The introduction of the iPad brought with it a whole new world of marketing opportunities for banks and credit unions. What are some examples of things bank and credit union marketers are currently doing with tablet kiosks? Jon VanderMeer, CEO/Kiosk & Display: The capabilities for kiosks and tablets is about 99% the same, only the form factor is different. Potential tablet uses include: In-branch demos, training and troubleshooting, onboarding new customers into online banking, and digital alternative to printed brochures where branch visitors can review and compare products.
- Financial Pain Ensues When Custodians of Health Fail to be Good Stewards of Privacy
The healthcare industry stores massive amounts of PII, and it is incumbent on them to protect that data from theft. According to Javelin research, approximately 1 in 9 data breach victims in 2010 were fraud victims – this correlation grew to 1 in 4 as of 2012! Social Security numbers are the keys to the castle when it comes to financial accounts. In our 2013 Banking Identity Safety Scorecard, 80% of the institutions examined still allowed consumers to authenticate themselves with SSNs.
- Mobile Remote Deposit Capture and More Convenient Banking
Mobile remote deposit capture (MRDC) has become banking technology’s must have for 2013. But MRDC is just the beginning of how the camera changes banking. Next up: picture bill pay. It works like this: You get a bill. You could input biller data – account numbers, addresses, all those details – into online banking. Or you could snap a picture of the bill and let the software – developed by the same folks who created MRDC – populate a payment form with all that information that has been harvested from the bill.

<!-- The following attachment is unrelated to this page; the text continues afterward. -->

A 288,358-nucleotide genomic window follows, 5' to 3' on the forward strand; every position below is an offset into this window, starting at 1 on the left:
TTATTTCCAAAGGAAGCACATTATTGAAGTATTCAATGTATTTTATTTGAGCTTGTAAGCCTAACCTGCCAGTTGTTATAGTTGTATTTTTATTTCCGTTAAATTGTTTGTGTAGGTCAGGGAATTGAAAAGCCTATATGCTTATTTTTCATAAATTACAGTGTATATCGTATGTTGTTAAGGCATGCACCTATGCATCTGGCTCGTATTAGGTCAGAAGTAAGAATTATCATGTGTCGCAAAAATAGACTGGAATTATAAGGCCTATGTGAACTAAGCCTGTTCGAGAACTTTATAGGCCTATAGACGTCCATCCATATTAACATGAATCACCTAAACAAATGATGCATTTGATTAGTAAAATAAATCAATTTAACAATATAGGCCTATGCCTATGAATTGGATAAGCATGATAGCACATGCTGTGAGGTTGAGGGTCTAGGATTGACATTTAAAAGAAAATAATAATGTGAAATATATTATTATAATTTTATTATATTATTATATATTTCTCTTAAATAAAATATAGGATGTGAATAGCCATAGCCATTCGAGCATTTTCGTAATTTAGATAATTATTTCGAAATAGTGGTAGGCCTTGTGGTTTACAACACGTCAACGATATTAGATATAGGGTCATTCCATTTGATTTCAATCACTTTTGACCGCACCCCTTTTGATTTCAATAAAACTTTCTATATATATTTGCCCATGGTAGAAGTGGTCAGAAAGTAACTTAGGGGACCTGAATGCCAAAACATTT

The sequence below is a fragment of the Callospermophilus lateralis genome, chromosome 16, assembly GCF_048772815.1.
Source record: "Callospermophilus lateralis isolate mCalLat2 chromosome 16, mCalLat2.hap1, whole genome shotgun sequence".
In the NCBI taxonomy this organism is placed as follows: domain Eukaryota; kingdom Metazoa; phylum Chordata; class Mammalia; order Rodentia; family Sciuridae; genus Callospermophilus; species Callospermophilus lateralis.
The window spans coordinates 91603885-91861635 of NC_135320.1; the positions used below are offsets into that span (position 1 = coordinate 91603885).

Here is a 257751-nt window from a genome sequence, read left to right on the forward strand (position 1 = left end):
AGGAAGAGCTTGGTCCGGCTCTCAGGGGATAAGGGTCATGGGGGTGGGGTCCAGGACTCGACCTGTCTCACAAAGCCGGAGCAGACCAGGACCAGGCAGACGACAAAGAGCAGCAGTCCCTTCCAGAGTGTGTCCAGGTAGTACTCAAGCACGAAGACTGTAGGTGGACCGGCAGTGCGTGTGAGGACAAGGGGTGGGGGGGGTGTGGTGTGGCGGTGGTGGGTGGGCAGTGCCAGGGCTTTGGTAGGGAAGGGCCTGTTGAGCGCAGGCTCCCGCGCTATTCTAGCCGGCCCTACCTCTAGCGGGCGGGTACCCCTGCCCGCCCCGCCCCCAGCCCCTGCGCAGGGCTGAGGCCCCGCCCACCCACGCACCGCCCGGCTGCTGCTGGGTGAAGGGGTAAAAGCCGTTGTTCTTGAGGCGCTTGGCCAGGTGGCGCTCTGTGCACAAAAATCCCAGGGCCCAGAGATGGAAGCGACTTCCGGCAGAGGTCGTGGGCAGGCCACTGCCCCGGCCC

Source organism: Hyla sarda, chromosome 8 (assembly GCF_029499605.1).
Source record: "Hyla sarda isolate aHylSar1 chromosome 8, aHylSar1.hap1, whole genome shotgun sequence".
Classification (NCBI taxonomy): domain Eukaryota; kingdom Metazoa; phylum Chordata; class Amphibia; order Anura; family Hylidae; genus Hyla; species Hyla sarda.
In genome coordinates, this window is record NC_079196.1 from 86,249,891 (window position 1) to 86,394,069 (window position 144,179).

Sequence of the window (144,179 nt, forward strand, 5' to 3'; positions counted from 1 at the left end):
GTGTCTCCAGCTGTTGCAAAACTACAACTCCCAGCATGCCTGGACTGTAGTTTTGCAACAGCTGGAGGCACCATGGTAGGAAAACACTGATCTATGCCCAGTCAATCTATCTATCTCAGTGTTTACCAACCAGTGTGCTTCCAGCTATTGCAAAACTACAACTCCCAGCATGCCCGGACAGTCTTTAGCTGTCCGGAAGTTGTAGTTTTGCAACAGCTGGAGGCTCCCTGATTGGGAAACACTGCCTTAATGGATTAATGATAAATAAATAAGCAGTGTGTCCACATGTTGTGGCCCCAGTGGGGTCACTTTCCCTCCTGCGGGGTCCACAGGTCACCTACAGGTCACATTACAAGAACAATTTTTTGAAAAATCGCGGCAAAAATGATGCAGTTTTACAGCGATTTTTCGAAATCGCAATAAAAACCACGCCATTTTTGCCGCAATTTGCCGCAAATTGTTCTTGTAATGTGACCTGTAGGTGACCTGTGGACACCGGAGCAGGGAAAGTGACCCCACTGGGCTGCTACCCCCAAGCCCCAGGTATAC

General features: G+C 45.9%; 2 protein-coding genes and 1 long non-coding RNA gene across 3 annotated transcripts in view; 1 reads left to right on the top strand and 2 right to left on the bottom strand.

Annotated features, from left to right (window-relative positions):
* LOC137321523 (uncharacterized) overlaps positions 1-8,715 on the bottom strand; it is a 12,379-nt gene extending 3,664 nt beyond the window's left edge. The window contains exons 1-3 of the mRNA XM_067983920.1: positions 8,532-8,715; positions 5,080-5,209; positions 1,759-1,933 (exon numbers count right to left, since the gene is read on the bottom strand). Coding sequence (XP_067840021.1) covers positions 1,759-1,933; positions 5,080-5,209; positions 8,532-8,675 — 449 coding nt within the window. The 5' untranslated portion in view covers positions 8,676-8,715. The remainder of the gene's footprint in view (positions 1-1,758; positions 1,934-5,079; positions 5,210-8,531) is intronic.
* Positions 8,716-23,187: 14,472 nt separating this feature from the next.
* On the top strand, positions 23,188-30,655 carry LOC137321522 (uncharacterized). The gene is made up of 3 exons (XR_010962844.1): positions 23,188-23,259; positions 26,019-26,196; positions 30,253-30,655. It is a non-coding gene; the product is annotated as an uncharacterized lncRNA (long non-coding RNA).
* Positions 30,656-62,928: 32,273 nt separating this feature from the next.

- Banking by Voice Gets Test From U.S. Bank
Smartphone users are just getting used to issuing voice demands to make phone calls, get directions or ask for dining-out options. Now mobile phone users may be getting another audible option: using voice commands to conduct personal banking. U.S. Bank is testing a voice-banking service that enables customers to check account balances, review transactions and pay bills solely through voice activation. For now, U.S. Bank is limiting the app test campaign to its FlexPerks Travel Rewards program and to its employees; the voice-activated technology comes from Nuance Nina Mobile, and is now limited to iPhone and Android phones.
*This post originally appeared on Payments Journal